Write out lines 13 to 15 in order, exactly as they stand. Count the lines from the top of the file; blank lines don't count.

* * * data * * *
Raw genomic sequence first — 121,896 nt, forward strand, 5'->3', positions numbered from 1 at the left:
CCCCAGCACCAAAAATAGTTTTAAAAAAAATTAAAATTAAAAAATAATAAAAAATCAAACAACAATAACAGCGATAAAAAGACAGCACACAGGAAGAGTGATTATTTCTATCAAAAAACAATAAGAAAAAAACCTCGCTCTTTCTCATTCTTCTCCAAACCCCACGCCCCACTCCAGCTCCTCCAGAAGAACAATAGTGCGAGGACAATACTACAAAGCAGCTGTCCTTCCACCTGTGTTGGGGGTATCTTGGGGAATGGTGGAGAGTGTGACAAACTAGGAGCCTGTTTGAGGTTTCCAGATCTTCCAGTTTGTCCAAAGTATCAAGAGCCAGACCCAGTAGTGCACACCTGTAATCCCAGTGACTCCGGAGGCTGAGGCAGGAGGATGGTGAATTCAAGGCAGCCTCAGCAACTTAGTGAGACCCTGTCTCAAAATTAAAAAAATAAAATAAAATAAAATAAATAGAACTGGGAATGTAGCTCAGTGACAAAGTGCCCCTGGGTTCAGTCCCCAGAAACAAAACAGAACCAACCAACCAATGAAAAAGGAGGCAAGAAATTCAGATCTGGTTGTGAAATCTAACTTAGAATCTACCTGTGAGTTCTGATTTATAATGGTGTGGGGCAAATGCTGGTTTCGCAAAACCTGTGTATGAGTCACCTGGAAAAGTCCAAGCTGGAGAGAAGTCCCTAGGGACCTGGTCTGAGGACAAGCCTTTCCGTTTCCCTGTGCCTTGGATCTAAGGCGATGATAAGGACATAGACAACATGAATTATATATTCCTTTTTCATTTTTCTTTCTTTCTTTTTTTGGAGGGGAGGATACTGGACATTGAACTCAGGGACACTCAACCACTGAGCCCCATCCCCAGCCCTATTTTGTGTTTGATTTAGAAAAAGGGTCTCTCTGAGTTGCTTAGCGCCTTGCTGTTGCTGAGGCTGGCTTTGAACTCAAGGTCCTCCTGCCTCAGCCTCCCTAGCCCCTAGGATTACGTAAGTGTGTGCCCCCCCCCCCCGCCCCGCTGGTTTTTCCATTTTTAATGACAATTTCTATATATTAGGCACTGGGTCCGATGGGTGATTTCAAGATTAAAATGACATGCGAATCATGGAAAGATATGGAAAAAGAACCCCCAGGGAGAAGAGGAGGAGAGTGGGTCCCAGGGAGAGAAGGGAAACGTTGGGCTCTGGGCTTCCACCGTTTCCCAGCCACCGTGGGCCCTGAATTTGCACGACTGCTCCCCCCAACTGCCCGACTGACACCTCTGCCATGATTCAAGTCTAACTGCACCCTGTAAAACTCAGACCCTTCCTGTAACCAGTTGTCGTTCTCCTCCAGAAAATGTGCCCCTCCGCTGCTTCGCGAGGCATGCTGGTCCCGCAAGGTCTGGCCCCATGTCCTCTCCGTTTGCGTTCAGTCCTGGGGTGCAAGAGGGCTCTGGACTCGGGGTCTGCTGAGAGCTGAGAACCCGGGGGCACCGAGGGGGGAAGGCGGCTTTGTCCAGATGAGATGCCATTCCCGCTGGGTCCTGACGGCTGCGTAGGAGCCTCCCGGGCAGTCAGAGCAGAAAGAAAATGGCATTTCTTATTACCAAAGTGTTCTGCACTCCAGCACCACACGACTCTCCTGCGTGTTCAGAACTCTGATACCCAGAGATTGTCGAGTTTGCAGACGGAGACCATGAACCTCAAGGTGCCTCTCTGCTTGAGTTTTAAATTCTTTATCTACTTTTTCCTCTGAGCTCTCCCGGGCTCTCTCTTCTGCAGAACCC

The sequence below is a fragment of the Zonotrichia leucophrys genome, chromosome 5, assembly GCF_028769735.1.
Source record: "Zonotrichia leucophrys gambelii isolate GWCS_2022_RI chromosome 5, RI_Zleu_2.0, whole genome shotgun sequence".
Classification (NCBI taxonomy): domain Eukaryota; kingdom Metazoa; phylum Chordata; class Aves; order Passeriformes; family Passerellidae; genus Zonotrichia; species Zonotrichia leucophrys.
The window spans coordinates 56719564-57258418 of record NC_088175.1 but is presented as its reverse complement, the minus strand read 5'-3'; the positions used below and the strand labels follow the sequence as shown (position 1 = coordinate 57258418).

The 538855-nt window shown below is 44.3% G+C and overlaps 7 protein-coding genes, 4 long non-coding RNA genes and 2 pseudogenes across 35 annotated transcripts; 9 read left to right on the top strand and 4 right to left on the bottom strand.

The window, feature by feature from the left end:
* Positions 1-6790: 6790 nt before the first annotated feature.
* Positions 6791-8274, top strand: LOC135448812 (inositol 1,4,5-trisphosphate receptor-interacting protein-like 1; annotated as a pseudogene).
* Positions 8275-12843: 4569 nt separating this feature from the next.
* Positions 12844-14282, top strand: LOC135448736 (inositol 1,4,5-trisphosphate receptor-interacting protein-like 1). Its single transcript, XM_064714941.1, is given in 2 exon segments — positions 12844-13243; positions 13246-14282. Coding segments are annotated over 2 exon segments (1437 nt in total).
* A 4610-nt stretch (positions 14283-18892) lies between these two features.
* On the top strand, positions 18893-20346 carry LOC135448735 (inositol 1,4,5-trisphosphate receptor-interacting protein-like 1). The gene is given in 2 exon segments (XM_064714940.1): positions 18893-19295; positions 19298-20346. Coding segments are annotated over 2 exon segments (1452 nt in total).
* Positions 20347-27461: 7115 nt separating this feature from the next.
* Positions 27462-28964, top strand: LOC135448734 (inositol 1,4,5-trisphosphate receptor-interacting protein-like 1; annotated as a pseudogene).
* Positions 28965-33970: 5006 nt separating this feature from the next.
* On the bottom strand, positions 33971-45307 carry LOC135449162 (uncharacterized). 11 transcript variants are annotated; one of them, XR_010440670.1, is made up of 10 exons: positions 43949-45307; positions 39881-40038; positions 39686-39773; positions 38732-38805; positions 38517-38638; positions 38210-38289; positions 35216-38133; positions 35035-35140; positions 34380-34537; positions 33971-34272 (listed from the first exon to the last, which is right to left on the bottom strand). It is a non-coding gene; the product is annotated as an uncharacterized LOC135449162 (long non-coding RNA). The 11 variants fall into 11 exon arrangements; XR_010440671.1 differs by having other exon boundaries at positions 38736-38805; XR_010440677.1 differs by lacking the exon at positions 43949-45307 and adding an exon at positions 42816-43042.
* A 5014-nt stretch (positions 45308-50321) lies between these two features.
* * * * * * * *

* A 4610-nt stretch (positions 14283-18892) lies between these two features.
* On the top strand, positions 18893-20346 carry LOC135448735 (inositol 1,4,5-trisphosphate receptor-interacting protein-like 1). The gene is given in 2 exon segments (XM_064714940.1): positions 18893-19295; positions 19298-20346. Coding segments are annotated over 2 exon segments (1452 nt in total).
* Positions 20347-27461: 7115 nt separating this feature from the next.